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Description

Starting in the fall semester 2020, the Rhodes iiD Doctoral Fellowship in the Computational Humanities is an opportunity for English doctoral students at Duke University to receive training in the methodology and theory of computational and digital literary studies. The fellowship program will introduce students to both research and pedagogical practices using computational methods. Fellows will also gain an understanding of the quickly-developing critical questions and methodologies that drive scholarship in the digital humanities.


Through workshops and mentoring, the fellowship creates a collaborative environment where English PhD students can acquire the necessary skills to translate their teaching and research interests into a digital or computational project. The projects undertaken as part of the fellowship aim to advance and complement the students’ dissertation research and their teaching within the English department. Because of this, the students will be required to design and create projects that reflect their core areas of research. Fellows are encouraged, though not required, to work towards a conference presentation or a publication for their project. At the end of each year of the program, they will share their completed projects on a public-facing website as well as present their work in an public panel.

 

Structure of fellowship program:

  • Applications are due at the end of the third year of doctoral studies (see the application information page for details)
  • Fellowship starts at the beginning of the fall semester of the student’s fourth year and ends at the end of the summer following the student’s fifth year:
    • Students are expected to continue work on their digital project during the summers. If the fellow graduates at the end of year 5 of their program, they will be asked to use that summer’s award to complete the project’s website and move towards publication or conference presentation of the project where possible.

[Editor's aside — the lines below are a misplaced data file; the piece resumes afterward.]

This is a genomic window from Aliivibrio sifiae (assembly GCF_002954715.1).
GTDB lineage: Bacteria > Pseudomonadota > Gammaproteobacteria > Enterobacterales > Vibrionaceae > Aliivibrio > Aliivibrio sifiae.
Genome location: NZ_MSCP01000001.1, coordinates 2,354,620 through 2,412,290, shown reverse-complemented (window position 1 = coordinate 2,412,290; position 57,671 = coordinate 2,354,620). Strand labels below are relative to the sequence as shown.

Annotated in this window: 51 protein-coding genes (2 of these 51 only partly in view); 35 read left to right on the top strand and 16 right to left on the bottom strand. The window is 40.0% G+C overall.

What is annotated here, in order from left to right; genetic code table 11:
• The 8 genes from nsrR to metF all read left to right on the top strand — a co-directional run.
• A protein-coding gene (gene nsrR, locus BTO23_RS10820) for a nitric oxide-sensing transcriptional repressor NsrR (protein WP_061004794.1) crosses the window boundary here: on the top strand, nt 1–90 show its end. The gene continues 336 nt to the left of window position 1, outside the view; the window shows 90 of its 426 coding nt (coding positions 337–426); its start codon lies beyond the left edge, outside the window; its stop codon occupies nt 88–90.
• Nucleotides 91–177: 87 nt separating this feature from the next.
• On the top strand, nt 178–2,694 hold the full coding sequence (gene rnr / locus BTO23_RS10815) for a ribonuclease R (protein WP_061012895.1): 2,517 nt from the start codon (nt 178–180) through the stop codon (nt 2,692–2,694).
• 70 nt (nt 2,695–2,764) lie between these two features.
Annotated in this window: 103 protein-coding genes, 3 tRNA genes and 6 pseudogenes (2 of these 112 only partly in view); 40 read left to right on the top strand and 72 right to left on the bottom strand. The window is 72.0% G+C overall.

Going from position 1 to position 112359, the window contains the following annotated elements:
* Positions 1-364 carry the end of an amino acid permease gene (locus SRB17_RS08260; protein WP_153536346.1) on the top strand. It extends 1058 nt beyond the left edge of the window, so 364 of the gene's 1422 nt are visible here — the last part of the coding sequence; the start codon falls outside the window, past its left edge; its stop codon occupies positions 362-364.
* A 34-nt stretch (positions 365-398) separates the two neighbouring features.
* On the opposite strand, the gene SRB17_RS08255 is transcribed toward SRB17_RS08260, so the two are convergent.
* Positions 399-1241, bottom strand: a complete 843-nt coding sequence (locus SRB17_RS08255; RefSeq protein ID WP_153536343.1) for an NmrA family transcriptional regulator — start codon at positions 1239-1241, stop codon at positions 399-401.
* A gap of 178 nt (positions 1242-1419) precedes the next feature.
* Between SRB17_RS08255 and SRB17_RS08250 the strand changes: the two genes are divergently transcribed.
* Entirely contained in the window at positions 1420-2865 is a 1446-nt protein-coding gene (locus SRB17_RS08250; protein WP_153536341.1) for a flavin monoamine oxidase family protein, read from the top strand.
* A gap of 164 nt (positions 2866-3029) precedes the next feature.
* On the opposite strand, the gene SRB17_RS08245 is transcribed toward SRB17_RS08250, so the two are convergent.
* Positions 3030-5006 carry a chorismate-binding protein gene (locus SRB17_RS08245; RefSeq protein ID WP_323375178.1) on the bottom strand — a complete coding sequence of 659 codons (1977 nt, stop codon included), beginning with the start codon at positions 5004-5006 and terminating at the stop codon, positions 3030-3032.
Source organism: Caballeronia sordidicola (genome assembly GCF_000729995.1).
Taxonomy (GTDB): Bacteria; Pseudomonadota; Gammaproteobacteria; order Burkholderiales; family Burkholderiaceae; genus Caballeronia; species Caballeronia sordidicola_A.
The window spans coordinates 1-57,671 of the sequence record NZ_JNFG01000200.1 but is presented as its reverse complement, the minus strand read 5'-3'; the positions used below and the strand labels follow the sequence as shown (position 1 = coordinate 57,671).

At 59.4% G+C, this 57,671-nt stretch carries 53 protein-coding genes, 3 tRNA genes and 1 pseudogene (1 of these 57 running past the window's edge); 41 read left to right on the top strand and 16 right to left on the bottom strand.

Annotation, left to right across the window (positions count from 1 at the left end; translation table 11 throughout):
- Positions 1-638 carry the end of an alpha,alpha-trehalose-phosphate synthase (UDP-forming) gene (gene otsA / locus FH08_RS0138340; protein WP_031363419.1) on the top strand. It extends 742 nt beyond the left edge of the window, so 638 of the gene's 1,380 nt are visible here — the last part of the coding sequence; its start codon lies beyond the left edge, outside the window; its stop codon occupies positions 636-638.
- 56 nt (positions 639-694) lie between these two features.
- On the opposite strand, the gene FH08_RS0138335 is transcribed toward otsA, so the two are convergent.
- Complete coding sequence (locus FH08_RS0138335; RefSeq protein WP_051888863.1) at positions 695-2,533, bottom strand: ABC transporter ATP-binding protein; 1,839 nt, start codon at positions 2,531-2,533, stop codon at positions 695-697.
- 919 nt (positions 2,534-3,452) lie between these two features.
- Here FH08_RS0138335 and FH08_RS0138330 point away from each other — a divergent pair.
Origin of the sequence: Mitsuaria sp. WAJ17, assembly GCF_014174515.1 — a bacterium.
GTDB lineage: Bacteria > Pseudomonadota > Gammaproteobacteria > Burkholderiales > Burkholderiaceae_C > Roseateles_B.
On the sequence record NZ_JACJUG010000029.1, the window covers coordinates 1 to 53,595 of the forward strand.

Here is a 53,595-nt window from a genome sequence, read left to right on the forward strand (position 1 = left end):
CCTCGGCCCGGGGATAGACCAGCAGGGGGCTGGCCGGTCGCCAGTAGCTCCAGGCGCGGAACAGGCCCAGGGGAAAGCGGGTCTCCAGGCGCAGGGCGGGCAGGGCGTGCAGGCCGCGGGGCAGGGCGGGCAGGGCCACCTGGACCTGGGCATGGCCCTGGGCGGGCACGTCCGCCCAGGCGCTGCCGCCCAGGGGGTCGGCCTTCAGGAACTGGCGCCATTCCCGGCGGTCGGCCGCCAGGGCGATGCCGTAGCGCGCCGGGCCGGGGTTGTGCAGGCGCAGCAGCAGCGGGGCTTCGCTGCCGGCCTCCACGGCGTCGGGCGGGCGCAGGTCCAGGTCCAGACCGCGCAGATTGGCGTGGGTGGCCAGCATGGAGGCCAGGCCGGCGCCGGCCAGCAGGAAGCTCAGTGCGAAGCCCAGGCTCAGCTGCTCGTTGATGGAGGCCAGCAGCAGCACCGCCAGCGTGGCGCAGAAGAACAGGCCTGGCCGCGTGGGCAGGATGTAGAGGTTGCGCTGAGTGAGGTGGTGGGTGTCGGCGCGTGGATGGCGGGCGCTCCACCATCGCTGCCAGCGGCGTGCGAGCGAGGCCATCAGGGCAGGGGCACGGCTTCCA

• The first year will focus on designing a project and, if the option is selected, carrying out the project within the student’s English 90S course (see projects page for details).
    • Students in their second year of the fellowship will focus on completing their project, working towards the website, panel, and, if possible, conference presentation and/or publication.
    • If they participate in Data+ in the first summer of the fellowship, the fellows will be expected to mentor new fellows participating in Data+ during the second summer.
    • Students in their second year of the fellowship will be required to provide feedback and mentoring to the students in their first year.

 

What the fellowship gives to the students:

  • $5,000 annual stipend for two years distributed as follows: $1,500 fall term; $1,500 spring term; and $2,000 summer term. Award for the second year of the fellowship is depended on satisfactory progress (both in computational/digital project and in degree requirements as determined by dissertation director).
  • Opportunity to seek feedback on work from faculty and other fellows, and the opportunity to mentor new fellows during your second year in the fellowship.
  • Workshops and learning opportunities around digital research, pedagogy, and presentation. During the school year, fellows will participate in a regular workshop (every three weeks) that will guide them through the process of designing a digital project, learning the relevant critical and methodological scholarship, and receive help and feedback on the implementation of their work.
  • Networking opportunities with invited scholars.
  • Where applicable, the Faculty Coordinator, Astrid Giugni, will visit the classroom for each fellow’s pedagogical project to provide support and to generate material for a teaching letter.
  • Feedback and instruction on how to develop their projects towards a conference presentation or a publication.